After two months of toying with ideas of how to put off deposit insurance reforms without appearing to do so, the government has made a final decision on the matter.
The new limited deposit insurance system, scheduled to take effect April 1, will be postponed for two years.
The delay, announced Monday, comes as a belated admission that the banking system remains in critical condition. But it is unlikely to ward off bank failures or depositor flight.
Instead, Prime Minister Junichiro Koizumi’s easy back-tracking on his pledge to push forward on the deposit insurance issue has heightened market fears of his commitment to reform.
Economists blame overly optimistic assessments of banks’ bad loans and short-sighted policies for the second extension.
Banks encouraged this view, promising each year that the worst was over and that they could start making profits the following year.
In December 1999, ruling party leaders said the state would continue to fully guarantee all deposits until April 2002, a year later than scheduled. The protection on cash accounts was later extended to April 2003.
But as the latest deadline approaches, banks are, if anything, in worse shape.
Deferred taxes make up roughly 50 percent of the nation’s 13 biggest banks’ combined core capital of 17 trillion yen. Unrealized equity losses at the end of September stood at between 3 trillion yen and 4 trillion yen. And most of the banks still hold public funds from injections in 1998 and 1999, which they must return at some point.
Banks are in no shape to shoulder bad loan disposal, says Financial Services Minister Heizo Takenaka.
Amid applause from Liberal Democratic Party bigwigs, he helped convince Koizumi to continue protecting demand deposits until April 2005, when they will be subject to a 10 million yen cap per depositor per bank.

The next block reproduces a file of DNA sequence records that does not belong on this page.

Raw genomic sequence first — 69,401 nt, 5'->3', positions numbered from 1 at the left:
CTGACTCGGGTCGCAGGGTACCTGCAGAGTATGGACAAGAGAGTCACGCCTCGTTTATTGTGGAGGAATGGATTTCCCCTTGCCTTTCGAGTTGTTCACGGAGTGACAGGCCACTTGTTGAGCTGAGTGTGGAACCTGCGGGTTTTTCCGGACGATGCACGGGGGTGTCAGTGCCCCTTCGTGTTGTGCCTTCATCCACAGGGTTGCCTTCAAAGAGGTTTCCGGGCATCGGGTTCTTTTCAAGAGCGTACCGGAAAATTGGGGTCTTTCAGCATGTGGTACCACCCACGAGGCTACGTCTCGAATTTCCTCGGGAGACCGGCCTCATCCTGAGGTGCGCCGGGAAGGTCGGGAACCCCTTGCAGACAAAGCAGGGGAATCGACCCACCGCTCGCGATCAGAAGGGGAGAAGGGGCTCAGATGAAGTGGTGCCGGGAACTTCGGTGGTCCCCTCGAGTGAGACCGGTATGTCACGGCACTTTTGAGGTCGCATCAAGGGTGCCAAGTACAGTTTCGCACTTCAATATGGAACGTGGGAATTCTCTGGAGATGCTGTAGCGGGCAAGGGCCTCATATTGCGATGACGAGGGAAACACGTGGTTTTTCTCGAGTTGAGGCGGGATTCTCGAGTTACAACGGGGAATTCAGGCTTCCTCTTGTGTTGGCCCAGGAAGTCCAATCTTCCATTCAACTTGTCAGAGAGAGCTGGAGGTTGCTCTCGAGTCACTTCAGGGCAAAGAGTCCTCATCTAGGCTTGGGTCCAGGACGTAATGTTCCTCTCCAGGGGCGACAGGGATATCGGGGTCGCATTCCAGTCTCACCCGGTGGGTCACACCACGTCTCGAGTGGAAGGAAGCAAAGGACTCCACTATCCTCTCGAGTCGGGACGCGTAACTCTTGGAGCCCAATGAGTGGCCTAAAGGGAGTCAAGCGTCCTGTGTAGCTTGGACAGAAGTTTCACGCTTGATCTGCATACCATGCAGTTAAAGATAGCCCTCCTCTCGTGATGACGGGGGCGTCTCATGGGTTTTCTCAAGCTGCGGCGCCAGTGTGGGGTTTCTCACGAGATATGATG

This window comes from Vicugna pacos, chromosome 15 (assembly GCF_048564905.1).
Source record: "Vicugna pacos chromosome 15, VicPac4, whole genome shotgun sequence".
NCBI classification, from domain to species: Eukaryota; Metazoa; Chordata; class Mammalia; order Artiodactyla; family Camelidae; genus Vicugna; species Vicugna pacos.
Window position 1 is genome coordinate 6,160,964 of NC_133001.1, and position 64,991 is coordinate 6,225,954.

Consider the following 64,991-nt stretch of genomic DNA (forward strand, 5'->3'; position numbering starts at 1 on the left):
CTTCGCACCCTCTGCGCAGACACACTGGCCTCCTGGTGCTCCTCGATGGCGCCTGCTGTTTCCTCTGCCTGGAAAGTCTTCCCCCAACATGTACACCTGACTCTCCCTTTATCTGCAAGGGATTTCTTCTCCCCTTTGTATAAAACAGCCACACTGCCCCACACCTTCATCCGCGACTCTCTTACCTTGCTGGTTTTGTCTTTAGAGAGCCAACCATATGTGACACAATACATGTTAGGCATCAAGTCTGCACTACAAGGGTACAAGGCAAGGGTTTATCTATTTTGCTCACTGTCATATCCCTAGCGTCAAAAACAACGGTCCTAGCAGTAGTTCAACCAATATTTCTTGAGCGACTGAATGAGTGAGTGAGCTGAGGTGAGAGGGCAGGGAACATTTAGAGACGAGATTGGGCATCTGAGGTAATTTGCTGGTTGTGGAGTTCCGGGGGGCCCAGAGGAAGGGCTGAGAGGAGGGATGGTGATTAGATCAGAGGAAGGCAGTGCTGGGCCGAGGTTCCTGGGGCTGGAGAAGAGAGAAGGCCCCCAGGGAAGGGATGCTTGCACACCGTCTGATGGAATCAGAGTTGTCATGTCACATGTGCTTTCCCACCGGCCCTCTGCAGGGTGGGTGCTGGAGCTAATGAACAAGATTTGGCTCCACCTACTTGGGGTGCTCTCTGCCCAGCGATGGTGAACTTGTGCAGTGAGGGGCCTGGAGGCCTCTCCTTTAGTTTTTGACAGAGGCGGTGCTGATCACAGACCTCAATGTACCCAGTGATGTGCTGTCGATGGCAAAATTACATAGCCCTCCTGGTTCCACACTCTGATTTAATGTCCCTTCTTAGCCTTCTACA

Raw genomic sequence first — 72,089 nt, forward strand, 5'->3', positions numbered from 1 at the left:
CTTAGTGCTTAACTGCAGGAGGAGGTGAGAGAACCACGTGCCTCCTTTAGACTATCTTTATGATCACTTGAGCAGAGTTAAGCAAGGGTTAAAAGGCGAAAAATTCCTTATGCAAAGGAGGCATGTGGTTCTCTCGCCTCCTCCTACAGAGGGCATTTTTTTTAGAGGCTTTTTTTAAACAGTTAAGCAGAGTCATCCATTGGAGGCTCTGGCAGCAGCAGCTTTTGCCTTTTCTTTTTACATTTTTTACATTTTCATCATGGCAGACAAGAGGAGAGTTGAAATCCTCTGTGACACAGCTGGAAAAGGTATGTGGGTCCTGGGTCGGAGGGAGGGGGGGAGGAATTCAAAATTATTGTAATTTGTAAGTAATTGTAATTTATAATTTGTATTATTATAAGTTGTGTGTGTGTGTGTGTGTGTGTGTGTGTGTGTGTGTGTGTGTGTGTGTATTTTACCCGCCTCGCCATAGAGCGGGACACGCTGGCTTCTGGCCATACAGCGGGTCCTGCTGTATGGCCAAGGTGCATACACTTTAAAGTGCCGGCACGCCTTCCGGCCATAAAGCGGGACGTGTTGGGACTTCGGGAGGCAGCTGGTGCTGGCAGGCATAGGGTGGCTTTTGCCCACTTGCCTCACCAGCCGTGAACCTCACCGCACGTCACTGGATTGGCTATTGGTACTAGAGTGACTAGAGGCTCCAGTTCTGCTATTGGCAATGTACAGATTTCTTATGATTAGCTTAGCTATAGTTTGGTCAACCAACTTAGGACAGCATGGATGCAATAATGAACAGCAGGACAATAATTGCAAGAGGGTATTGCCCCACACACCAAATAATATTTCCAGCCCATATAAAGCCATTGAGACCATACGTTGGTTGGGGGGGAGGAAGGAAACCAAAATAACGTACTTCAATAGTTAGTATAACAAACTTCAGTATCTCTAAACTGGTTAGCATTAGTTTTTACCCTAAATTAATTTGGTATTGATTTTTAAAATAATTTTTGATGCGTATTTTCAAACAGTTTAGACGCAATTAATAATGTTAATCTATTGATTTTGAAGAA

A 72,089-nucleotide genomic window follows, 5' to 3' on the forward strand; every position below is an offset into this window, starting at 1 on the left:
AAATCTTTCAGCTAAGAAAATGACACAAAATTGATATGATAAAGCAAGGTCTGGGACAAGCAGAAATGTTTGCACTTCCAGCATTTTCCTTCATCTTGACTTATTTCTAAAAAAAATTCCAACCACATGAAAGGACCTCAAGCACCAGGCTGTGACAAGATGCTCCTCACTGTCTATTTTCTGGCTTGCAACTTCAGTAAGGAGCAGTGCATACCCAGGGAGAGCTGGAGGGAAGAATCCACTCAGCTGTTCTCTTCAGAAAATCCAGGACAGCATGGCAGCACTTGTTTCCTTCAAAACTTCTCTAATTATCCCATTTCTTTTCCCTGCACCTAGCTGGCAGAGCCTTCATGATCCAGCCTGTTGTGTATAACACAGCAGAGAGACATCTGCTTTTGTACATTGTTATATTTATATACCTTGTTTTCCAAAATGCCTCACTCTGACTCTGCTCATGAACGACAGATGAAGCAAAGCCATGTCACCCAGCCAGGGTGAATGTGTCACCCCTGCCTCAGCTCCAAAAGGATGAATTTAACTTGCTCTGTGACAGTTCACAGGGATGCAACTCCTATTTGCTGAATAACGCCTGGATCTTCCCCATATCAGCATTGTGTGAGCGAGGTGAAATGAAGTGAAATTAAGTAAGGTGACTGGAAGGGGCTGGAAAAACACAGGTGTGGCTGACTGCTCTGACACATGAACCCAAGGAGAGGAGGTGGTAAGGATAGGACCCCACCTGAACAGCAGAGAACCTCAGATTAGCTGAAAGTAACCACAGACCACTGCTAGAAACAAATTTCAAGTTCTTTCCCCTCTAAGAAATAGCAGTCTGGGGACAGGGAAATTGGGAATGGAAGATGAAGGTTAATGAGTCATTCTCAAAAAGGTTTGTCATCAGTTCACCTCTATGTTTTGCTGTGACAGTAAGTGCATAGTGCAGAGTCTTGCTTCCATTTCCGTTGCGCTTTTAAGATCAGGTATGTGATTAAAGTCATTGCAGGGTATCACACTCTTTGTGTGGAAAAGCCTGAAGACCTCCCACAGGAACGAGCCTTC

By then, banks will have disposed of 15.5 trillion yen of their worst loans, the administration has pledged, and will be on the road to recovery.
But the second postponement, coming without explanation on why promised reforms failed to materialize, raises doubts that a bank cleanup will make any more progress by 2005. The postponement of deposit insurance reform is one indication showing policy makers are willing to back-track, critics said.
“It’s a familiar pattern,” said a Bank of Japan senior official on condition of anonymity. “First comes hard talk for reform, then come the first signs of pain, like stock price falls and talk of bank collapses. Then come measures to lessen the pain, the tough talk fades, and we’re left with more delays.”
Stock markets are plunging to 19-year lows, hitting banks’ huge equity portfolios. Koizumi can now be seen easing resistance toward government spending, before massive political pressure to compile a supplementary budget for the fiscal year to March to soothe the pain of a promised bank cleanup.
That in turn could send Japanese government bond prices reeling, damaging banks’ ballooning bond portfolios, say economists. It could further lend weight to market perception of the Koizumi administration as all show and politics and no real policy content.
“Koizumi is interested in narrow political aims and is prepared to play presentational games despite the severity of the current situation,” said Alexander Kinmont, managing director of equity strategy at Nikko Salomon Smith Barney Ltd.
Takenaka will talk the talk, Kinmont said, but the end result will be higher expectations to be dashed in the not-so-distant future.
In any case, the benefits of postponing deposit reform are purely political, said some economists.
“It makes little difference to the economy. It won’t prevent a crisis, and it won’t prevent account flight,” since time deposits remain at risk, said Hideo Kumano, senior economist at Dai-ichi Life Research Institute. “We’re looking at a series of half-baked measures and indecisiveness that could leave the Japanese economy in shambles.”